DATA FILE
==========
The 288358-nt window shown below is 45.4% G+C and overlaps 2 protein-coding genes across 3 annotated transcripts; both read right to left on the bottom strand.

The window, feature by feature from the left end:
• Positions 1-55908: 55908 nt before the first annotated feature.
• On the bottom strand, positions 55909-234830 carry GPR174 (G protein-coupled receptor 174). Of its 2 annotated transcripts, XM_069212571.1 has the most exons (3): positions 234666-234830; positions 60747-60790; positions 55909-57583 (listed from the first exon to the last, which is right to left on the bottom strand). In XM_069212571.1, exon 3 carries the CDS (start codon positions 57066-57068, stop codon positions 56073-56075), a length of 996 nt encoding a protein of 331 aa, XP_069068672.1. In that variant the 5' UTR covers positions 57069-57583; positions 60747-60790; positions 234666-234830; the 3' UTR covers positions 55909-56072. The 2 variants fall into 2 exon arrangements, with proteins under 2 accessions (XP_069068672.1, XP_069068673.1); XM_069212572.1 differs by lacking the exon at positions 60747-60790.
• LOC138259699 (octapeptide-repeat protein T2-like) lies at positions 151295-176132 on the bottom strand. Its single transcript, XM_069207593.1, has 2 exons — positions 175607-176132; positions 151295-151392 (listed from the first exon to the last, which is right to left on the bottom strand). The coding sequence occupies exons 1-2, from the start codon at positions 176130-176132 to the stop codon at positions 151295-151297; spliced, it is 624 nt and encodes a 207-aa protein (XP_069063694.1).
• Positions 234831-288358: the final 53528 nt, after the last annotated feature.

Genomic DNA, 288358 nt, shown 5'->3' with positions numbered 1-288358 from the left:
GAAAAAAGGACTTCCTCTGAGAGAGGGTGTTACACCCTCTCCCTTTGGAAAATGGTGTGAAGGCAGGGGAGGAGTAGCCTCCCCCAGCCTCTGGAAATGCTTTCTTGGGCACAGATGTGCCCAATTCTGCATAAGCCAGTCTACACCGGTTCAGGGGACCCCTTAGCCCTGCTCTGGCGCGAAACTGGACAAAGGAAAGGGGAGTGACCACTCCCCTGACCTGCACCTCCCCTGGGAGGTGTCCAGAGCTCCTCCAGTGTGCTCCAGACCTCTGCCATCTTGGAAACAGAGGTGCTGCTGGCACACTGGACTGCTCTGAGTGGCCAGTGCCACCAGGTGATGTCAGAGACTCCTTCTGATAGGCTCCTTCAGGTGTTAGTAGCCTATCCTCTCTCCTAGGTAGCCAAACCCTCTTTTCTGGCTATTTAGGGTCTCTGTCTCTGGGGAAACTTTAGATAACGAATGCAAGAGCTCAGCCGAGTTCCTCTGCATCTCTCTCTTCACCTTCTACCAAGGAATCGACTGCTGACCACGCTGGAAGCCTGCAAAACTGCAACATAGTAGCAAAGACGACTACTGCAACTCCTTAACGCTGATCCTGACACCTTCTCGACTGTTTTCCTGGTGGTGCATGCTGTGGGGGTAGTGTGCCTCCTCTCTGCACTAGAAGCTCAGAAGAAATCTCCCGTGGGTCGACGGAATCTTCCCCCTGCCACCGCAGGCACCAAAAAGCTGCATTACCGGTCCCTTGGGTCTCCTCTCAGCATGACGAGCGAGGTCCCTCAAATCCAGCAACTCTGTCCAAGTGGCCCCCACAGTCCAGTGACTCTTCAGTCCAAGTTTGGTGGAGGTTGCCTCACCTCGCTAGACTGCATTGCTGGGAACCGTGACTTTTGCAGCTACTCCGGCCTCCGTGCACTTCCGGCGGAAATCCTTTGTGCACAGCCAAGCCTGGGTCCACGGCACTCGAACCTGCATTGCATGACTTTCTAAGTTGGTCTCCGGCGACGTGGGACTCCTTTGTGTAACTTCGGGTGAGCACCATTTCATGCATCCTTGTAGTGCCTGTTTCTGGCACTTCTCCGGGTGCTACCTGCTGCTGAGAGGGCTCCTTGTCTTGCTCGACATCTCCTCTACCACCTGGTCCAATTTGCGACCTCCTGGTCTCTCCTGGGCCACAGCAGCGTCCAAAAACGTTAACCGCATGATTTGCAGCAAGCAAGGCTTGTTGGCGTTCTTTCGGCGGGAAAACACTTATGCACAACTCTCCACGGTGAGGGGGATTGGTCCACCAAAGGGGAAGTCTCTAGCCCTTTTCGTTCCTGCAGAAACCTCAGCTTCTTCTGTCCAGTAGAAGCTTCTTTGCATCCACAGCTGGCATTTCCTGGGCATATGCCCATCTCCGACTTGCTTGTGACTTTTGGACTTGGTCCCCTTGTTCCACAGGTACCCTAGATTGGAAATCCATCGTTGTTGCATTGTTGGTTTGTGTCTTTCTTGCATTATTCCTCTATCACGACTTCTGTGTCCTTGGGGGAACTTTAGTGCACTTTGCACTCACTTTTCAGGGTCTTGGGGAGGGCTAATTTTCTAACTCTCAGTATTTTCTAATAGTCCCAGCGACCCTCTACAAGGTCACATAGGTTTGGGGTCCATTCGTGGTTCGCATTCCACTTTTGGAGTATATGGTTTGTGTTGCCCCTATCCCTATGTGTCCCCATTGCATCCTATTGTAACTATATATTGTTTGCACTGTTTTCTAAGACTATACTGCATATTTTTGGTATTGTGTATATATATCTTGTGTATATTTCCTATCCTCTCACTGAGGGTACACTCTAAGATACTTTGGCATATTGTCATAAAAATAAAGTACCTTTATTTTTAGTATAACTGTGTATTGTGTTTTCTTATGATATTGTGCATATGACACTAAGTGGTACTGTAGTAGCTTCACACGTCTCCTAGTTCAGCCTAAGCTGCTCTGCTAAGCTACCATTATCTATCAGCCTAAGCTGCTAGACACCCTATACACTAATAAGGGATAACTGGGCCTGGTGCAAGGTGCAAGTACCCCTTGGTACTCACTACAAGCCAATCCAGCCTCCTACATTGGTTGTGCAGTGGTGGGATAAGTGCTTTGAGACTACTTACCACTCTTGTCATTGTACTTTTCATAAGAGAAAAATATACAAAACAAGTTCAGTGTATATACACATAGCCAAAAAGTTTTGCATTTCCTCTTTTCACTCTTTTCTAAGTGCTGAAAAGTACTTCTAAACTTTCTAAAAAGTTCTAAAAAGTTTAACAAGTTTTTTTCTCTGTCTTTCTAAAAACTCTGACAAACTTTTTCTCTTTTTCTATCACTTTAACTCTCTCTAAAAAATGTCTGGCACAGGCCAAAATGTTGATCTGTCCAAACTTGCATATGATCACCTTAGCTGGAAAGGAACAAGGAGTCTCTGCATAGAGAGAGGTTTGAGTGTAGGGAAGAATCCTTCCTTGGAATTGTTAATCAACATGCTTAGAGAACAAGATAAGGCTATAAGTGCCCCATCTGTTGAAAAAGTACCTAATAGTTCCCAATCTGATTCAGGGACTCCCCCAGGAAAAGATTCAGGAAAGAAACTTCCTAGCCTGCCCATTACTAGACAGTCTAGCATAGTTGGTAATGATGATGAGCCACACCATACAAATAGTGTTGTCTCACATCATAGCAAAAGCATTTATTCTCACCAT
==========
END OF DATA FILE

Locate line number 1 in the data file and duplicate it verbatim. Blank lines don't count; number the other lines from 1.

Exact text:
The 288358-nt window shown below is 45.4% G+C and overlaps 2 protein-coding genes across 3 annotated transcripts; both read right to left on the bottom strand.